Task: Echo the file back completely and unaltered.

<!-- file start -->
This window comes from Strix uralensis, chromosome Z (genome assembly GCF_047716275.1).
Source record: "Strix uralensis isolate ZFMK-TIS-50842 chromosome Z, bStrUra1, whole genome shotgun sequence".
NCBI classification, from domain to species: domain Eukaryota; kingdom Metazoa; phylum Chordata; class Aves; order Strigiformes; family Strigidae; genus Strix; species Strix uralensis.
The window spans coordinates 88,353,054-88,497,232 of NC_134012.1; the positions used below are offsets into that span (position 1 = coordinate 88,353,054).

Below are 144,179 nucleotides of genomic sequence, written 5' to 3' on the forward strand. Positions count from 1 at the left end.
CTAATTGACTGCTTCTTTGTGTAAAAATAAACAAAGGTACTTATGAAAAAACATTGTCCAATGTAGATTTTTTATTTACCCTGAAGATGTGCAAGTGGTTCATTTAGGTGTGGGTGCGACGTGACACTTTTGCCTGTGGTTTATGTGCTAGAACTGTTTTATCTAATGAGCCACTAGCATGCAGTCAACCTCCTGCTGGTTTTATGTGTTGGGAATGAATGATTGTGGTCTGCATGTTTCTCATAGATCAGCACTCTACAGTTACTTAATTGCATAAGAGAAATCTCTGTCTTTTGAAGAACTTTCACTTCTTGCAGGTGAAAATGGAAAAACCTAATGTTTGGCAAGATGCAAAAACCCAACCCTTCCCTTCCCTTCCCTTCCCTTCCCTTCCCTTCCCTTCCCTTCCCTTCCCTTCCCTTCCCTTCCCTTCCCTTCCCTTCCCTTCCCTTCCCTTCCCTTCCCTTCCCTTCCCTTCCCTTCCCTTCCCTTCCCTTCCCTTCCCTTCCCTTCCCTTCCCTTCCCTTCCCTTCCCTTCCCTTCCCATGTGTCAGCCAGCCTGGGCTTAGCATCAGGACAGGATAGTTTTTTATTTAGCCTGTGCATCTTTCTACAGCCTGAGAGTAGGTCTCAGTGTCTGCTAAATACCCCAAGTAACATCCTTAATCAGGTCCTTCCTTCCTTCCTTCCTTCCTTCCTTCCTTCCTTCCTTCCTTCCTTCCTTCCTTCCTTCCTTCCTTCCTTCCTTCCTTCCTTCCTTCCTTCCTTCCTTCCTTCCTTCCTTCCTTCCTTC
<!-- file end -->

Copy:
This window comes from Strix uralensis, chromosome Z (genome assembly GCF_047716275.1).
Source record: "Strix uralensis isolate ZFMK-TIS-50842 chromosome Z, bStrUra1, whole genome shotgun sequence".
NCBI classification, from domain to species: domain Eukaryota; kingdom Metazoa; phylum Chordata; class Aves; order Strigiformes; family Strigidae; genus Strix; species Strix uralensis.
The window spans coordinates 88,353,054-88,497,232 of NC_134012.1; the positions used below are offsets into that span (position 1 = coordinate 88,353,054).

Below are 144,179 nucleotides of genomic sequence, written 5' to 3' on the forward strand. Positions count from 1 at the left end.
CTAATTGACTGCTTCTTTGTGTAAAAATAAACAAAGGTACTTATGAAAAAACATTGTCCAATGTAGATTTTTTATTTACCCTGAAGATGTGCAAGTGGTTCATTTAGGTGTGGGTGCGACGTGACACTTTTGCCTGTGGTTTATGTGCTAGAACTGTTTTATCTAATGAGCCACTAGCATGCAGTCAACCTCCTGCTGGTTTTATGTGTTGGGAATGAATGATTGTGGTCTGCATGTTTCTCATAGATCAGCACTCTACAGTTACTTAATTGCATAAGAGAAATCTCTGTCTTTTGAAGAACTTTCACTTCTTGCAGGTGAAAATGGAAAAACCTAATGTTTGGCAAGATGCAAAAACCCAACCCTTCCCTTCCCTTCCCTTCCCTTCCCTTCCCTTCCCTTCCCTTCCCTTCCCTTCCCTTCCCTTCCCTTCCCTTCCCTTCCCTTCCCTTCCCTTCCCTTCCCTTCCCTTCCCTTCCCTTCCCTTCCCTTCCCTTCCCTTCCCTTCCCTTCCCTTCCCTTCCCTTCCCTTCCCTTCCCTTCCCATGTGTCAGCCAGCCTGGGCTTAGCATCAGGACAGGATAGTTTTTTATTTAGCCTGTGCATCTTTCTACAGCCTGAGAGTAGGTCTCAGTGTCTGCTAAATACCCCAAGTAACATCCTTAATCAGGTCCTTCCTTCCTTCCTTCCTTCCTTCCTTCCTTCCTTCCTTCCTTCCTTCCTTCCTTCCTTCCTTCCTTCCTTCCTTCCTTCCTTCCTTCCTTCCTTCCTTCCTTCCTTCCTTCCTTCCTTC